Throughout the year, first lady Laura Bush has traveled the country touting programs that the White House says do everything from steering kids away from drugs and violence to increasing reading skills and building character. The visits are part of Mrs. Bush’s Helping America’s Youth initiative, which seeks to promote programs that have been demonstrated to be effective.
But as the first lady prepares to convene a national Helping America’s Youth summit in Washington next month, a look at some of the programs she has visited shows that, by and large, they are based on promising ideas, but have little scientific evidence of effectiveness.
The adviser who helped find model programs for the first lady describes facing the same challenge that confronts the operators, advocates and funders of youth development programs: “When you look out there, the number of programs that meet strong standards [for evaluations] are just not there,” says G. Reid Lyon, a well-known education researcher.
Mrs. Bush has said in speeches and interviews that the programs she’s visiting are “very effective,” “successful” and “have some track record.” But while some of the programs have been examined by independent evaluators, most of their evidence consists of self-evaluations, incomplete preliminary data, anecdotes or a belief that certain activities help kids – the kinds of evidence that youth development advocates have been citing for decades, but are now often told is not good enough.
There is no doubt that the programs do wonderful things for youth and that the first lady’s campaign has brought valuable attention to youth work. But her visits illustrate a continuing struggle for the youth work field at a time when government and foundation funders are demanding better evaluations.
Many if not most of the programs spotlighted by Mrs. Bush might not meet the evaluation standards increasingly demanded by her husband’s administration, which has cited a lack of evidence of effectiveness in proposing to eliminate or trim youth programs. They almost certainly don’t meet the standards for scientific evidence called for two years ago in a report by the White House Task Force on Disadvantaged Youth.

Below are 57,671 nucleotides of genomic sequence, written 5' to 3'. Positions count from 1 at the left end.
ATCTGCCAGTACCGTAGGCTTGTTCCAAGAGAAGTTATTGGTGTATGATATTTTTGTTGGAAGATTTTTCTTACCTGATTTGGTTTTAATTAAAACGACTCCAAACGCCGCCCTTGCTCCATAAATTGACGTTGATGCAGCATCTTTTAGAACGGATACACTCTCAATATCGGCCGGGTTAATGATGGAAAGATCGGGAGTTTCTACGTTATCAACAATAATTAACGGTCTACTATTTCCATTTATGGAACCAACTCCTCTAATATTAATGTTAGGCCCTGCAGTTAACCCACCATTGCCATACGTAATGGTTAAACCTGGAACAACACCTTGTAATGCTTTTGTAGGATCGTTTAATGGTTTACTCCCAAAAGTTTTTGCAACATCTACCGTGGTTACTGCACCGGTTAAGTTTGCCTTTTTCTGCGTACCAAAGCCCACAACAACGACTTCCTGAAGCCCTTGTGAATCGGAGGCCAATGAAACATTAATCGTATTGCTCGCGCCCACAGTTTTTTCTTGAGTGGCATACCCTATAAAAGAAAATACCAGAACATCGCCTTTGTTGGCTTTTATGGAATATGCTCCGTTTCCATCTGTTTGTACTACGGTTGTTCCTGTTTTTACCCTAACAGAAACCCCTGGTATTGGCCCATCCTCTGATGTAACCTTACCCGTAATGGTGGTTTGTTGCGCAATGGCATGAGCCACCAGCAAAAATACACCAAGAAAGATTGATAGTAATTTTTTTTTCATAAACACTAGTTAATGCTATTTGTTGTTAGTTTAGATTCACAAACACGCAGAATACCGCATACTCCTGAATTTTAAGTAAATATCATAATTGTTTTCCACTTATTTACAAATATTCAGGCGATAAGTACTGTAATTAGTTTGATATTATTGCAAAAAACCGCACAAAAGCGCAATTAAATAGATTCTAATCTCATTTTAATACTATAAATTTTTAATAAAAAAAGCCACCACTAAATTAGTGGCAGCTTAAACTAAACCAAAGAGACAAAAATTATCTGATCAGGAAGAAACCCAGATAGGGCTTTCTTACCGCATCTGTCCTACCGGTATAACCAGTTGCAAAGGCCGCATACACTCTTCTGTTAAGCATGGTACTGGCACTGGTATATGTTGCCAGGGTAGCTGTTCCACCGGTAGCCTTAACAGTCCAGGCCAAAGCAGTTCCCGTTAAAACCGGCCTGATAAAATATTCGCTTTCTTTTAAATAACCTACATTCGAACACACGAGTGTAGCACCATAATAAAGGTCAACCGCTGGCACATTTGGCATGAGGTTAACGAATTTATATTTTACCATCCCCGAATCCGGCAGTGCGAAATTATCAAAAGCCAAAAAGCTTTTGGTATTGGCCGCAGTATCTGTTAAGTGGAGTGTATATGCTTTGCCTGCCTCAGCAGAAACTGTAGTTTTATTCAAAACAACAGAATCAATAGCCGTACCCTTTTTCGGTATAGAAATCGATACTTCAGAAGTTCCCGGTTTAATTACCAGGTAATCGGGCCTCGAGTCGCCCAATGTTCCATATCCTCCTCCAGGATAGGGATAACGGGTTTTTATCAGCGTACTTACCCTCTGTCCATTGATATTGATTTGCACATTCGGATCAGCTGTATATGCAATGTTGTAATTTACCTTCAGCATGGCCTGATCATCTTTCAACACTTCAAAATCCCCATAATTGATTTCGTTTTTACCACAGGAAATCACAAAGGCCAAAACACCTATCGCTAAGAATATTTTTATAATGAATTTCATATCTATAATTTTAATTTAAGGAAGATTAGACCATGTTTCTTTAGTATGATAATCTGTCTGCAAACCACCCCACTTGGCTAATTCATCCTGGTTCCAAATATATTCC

Yet for anyone looking for insight into what kinds of youth programs the White House prefers, the programs that Mrs. Bush chose to visit are a good place to start.
First Lady’s Agenda
Much of the news media have described the first lady’s initiative as “anti-gang,” but it is not.
The label comes from the president’s State of the Union speech in February, when he proposed “a three-year initiative to help organizations keep young people out of gangs, and show young men an ideal of manhood that respects women and rejects violence. Taking on gang life will be one part of a broader outreach to at-risk youth.”
The communications-savvy Bush administration might have figured that describing the initiative as anti-gang would make more of an impact on Congress, the media and the public than pitching, say, a “youth development” effort. Congress is considering several pieces of tough anti-gang legislation.
However, Helping America’s Youth is actually a broad umbrella for youth development programs involving responsible fatherhood, healthy marriages, reading skills, character education, mentoring children of prisoners and teen sexual abstinence, as well as gang prevention.